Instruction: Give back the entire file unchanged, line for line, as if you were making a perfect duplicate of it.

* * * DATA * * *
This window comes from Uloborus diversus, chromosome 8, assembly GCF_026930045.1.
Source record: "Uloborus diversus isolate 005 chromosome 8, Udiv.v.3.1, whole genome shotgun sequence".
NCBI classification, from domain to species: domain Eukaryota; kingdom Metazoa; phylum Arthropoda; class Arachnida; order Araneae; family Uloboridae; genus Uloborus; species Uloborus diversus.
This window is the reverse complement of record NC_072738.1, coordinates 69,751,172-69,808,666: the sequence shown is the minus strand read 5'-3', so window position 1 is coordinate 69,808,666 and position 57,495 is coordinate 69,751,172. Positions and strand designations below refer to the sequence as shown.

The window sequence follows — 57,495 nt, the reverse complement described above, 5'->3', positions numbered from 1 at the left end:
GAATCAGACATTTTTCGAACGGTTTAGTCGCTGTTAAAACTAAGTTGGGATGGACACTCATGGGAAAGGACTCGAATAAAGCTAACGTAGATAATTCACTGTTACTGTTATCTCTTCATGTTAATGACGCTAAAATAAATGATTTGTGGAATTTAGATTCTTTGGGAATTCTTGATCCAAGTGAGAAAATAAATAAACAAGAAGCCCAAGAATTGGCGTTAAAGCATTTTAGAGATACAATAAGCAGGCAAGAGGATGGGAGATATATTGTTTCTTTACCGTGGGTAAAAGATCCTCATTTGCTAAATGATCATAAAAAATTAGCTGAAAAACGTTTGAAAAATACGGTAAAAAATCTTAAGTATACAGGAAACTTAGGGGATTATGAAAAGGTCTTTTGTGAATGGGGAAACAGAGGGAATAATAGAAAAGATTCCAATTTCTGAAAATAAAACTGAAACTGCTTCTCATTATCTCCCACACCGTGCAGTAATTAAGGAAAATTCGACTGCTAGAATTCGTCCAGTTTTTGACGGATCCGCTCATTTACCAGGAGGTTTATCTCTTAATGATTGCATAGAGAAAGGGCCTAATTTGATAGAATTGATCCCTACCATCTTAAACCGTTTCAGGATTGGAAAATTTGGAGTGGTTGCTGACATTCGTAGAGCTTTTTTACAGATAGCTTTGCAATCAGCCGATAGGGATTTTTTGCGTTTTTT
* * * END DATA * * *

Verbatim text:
This window comes from Uloborus diversus, chromosome 8, assembly GCF_026930045.1.
Source record: "Uloborus diversus isolate 005 chromosome 8, Udiv.v.3.1, whole genome shotgun sequence".
NCBI classification, from domain to species: domain Eukaryota; kingdom Metazoa; phylum Arthropoda; class Arachnida; order Araneae; family Uloboridae; genus Uloborus; species Uloborus diversus.
This window is the reverse complement of record NC_072738.1, coordinates 69,751,172-69,808,666: the sequence shown is the minus strand read 5'-3', so window position 1 is coordinate 69,808,666 and position 57,495 is coordinate 69,751,172. Positions and strand designations below refer to the sequence as shown.

The window sequence follows — 57,495 nt, the reverse complement described above, 5'->3', positions numbered from 1 at the left end:
GAATCAGACATTTTTCGAACGGTTTAGTCGCTGTTAAAACTAAGTTGGGATGGACACTCATGGGAAAGGACTCGAATAAAGCTAACGTAGATAATTCACTGTTACTGTTATCTCTTCATGTTAATGACGCTAAAATAAATGATTTGTGGAATTTAGATTCTTTGGGAATTCTTGATCCAAGTGAGAAAATAAATAAACAAGAAGCCCAAGAATTGGCGTTAAAGCATTTTAGAGATACAATAAGCAGGCAAGAGGATGGGAGATATATTGTTTCTTTACCGTGGGTAAAAGATCCTCATTTGCTAAATGATCATAAAAAATTAGCTGAAAAACGTTTGAAAAATACGGTAAAAAATCTTAAGTATACAGGAAACTTAGGGGATTATGAAAAGGTCTTTTGTGAATGGGGAAACAGAGGGAATAATAGAAAAGATTCCAATTTCTGAAAATAAAACTGAAACTGCTTCTCATTATCTCCCACACCGTGCAGTAATTAAGGAAAATTCGACTGCTAGAATTCGTCCAGTTTTTGACGGATCCGCTCATTTACCAGGAGGTTTATCTCTTAATGATTGCATAGAGAAAGGGCCTAATTTGATAGAATTGATCCCTACCATCTTAAACCGTTTCAGGATTGGAAAATTTGGAGTGGTTGCTGACATTCGTAGAGCTTTTTTACAGATAGCTTTGCAATCAGCCGATAGGGATTTTTTGCGTTTTTT